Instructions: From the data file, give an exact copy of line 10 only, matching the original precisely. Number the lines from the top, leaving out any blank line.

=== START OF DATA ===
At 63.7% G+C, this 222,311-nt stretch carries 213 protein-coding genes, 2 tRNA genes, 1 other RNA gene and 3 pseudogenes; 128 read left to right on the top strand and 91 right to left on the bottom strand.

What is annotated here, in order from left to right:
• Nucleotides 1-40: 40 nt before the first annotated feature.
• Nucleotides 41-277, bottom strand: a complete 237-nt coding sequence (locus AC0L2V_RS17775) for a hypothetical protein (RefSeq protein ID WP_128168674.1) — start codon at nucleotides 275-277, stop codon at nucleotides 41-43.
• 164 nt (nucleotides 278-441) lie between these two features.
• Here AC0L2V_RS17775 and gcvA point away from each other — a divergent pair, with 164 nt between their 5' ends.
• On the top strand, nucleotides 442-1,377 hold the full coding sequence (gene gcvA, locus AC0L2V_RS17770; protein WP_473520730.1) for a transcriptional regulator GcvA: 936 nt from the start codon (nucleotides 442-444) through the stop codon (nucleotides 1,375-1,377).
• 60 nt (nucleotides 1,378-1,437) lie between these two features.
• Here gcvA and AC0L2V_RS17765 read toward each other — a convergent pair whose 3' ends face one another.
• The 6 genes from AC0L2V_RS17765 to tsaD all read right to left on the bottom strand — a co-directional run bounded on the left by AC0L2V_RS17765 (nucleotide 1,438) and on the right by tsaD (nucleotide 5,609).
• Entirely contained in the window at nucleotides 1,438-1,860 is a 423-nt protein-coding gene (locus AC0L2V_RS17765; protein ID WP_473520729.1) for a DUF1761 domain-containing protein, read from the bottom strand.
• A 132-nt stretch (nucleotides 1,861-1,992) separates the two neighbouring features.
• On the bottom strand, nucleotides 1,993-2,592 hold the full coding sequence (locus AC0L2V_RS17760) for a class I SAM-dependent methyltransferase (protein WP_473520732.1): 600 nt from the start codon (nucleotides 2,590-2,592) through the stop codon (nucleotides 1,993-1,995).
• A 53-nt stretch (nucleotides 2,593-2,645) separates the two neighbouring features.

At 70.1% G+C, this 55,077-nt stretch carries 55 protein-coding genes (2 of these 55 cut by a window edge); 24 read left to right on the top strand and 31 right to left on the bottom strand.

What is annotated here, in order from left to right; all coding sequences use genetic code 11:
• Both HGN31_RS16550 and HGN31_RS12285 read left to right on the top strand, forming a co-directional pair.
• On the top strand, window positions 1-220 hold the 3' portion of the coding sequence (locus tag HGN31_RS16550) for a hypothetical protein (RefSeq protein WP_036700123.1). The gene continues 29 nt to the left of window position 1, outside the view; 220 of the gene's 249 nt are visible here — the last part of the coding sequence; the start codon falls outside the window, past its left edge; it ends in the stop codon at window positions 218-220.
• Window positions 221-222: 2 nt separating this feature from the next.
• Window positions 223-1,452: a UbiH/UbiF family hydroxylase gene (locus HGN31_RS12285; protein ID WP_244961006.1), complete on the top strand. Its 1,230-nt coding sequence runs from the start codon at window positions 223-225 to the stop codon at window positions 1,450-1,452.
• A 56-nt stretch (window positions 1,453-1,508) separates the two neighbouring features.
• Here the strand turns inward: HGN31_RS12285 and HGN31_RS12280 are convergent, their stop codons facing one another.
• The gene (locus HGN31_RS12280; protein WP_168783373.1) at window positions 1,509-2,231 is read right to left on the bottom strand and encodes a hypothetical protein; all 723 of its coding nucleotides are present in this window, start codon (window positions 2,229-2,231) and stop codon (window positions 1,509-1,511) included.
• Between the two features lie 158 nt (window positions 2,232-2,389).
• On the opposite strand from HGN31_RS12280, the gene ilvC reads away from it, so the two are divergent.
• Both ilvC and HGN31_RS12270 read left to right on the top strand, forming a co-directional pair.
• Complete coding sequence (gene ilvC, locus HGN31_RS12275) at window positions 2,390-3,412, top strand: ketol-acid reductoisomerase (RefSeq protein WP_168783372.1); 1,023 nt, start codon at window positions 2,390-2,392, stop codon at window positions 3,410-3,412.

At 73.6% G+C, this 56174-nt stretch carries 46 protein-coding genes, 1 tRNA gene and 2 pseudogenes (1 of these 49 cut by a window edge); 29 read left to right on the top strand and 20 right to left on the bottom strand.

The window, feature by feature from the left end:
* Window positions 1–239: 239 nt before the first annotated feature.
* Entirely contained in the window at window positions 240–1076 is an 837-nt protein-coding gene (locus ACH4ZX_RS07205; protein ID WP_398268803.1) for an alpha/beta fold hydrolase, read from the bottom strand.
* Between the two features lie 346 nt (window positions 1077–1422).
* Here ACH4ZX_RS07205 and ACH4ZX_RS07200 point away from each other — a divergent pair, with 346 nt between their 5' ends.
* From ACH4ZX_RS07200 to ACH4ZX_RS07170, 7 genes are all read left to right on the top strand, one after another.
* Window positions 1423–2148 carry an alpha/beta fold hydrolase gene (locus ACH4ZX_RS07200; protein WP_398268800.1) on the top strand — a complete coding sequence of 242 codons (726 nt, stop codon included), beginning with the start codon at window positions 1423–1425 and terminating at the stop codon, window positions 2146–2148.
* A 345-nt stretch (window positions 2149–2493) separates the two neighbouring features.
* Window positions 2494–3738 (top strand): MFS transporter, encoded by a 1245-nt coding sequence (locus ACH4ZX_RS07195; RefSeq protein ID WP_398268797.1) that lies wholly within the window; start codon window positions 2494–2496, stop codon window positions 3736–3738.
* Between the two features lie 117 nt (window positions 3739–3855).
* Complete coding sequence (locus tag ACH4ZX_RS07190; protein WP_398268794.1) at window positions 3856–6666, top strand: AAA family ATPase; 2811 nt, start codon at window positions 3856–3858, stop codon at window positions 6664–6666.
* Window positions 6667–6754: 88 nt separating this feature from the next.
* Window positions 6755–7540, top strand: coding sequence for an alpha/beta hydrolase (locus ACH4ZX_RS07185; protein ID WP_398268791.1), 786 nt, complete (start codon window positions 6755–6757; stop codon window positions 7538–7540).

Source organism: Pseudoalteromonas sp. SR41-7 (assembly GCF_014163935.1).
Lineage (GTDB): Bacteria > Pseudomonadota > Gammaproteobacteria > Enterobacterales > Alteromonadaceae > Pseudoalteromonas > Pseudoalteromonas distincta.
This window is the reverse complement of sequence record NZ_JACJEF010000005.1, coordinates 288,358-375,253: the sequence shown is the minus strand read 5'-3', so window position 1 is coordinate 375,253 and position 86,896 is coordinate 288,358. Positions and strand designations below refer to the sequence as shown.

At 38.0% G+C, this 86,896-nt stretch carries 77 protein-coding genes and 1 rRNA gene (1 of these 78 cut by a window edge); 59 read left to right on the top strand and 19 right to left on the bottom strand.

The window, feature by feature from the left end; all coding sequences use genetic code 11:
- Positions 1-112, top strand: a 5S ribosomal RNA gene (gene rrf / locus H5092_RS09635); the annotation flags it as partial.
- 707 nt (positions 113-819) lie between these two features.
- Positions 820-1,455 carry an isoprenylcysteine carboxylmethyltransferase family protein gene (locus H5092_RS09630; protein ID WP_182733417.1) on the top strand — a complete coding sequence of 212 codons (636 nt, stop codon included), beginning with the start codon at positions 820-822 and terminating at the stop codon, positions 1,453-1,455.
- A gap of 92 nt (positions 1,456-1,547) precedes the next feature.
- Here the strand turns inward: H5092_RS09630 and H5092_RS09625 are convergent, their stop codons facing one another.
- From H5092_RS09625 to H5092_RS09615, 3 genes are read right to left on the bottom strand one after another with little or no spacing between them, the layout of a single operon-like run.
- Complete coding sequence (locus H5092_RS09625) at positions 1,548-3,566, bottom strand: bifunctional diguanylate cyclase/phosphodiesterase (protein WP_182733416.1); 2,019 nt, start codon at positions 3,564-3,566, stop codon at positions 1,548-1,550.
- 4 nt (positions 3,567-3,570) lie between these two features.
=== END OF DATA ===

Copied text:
• The 6 genes from AC0L2V_RS17765 to tsaD all read right to left on the bottom strand — a co-directional run bounded on the left by AC0L2V_RS17765 (nucleotide 1,438) and on the right by tsaD (nucleotide 5,609).